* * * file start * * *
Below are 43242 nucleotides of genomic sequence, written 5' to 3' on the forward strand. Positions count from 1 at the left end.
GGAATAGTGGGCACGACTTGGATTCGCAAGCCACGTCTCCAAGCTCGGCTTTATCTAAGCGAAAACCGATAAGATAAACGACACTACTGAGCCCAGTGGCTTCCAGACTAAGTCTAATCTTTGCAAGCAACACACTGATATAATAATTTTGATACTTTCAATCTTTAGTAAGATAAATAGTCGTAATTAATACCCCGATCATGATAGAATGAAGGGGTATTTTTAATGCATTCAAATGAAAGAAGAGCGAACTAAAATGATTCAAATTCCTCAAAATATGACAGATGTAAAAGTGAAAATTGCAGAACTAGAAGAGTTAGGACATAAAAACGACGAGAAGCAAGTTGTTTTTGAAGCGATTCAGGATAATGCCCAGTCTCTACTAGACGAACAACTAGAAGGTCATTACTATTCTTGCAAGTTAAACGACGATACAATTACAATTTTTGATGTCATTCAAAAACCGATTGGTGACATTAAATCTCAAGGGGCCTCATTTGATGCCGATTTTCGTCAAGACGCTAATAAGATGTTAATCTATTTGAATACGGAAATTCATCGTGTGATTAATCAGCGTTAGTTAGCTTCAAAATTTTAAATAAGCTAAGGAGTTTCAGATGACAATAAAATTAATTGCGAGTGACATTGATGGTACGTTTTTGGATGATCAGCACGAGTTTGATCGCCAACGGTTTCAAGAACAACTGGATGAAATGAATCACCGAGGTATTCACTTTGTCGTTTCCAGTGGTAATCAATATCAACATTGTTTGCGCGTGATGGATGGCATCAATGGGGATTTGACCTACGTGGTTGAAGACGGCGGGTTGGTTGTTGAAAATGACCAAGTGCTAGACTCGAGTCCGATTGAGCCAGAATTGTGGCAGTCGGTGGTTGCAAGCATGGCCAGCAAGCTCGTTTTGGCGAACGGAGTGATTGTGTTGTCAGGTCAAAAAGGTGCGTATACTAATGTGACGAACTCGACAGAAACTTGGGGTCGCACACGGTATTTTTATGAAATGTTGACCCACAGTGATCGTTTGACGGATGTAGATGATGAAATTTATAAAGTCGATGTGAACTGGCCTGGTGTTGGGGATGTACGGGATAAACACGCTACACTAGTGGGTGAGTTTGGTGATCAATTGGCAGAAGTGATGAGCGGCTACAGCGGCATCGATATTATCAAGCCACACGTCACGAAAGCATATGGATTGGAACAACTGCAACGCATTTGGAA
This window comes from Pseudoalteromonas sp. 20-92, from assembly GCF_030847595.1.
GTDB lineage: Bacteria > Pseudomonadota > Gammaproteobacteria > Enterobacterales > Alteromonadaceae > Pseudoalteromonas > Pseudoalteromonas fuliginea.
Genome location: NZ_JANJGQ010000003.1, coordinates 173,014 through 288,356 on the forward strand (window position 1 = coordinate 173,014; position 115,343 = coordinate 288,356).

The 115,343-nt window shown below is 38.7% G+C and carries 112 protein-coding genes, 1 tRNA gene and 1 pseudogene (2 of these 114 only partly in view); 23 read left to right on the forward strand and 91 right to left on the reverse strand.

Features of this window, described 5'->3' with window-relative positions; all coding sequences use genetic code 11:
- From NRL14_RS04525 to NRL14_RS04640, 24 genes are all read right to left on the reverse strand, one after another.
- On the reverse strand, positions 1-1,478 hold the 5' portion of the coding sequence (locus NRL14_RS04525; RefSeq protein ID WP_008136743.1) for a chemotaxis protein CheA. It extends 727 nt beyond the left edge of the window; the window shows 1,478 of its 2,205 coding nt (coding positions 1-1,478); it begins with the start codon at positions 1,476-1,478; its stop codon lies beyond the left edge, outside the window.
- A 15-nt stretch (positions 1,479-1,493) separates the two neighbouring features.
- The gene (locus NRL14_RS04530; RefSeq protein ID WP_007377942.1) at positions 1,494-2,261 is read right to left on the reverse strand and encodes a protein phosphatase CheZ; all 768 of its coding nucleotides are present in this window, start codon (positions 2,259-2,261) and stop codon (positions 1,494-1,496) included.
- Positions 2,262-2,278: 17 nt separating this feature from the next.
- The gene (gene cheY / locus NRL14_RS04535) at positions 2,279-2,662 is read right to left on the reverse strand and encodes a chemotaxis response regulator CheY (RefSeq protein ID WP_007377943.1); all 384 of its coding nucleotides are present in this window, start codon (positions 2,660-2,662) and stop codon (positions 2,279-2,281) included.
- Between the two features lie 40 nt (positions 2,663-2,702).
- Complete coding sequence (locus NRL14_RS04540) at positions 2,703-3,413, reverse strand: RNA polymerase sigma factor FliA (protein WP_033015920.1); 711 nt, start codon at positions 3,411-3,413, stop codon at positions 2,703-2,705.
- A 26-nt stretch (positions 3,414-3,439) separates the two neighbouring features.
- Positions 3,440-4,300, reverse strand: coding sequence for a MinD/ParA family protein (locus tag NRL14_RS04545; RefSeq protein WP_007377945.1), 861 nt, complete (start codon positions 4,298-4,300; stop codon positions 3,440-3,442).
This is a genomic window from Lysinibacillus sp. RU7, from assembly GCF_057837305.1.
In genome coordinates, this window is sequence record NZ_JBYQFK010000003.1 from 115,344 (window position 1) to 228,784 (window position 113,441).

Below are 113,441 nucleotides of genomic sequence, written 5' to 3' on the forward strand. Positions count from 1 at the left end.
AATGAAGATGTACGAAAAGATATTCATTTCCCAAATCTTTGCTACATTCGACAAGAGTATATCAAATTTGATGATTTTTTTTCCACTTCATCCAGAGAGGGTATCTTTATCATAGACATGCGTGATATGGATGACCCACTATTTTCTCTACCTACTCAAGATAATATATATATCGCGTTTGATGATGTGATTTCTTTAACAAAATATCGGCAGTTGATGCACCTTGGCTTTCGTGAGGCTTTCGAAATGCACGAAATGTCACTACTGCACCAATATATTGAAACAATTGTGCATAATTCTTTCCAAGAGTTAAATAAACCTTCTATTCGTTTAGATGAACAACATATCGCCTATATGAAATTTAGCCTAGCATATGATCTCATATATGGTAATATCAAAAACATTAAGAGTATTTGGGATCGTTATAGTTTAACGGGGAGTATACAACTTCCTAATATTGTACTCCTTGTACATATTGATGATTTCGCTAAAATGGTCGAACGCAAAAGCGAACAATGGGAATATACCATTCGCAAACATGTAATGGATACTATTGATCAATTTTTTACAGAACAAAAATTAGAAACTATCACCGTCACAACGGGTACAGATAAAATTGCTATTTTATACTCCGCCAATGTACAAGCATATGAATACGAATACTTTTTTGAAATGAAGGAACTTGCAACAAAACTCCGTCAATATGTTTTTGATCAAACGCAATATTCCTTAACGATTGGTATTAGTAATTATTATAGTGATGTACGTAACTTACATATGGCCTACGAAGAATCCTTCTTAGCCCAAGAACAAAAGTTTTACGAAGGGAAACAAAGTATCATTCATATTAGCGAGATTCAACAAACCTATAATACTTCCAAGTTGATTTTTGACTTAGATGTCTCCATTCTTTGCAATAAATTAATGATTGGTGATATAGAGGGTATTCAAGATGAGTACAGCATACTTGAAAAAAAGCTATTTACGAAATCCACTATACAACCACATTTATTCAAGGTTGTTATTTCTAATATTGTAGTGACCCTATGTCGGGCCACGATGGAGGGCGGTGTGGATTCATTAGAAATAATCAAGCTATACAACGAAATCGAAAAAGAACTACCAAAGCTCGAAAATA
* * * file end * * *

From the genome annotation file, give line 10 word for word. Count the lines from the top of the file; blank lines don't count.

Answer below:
- A 15-nt stretch (positions 1,479-1,493) separates the two neighbouring features.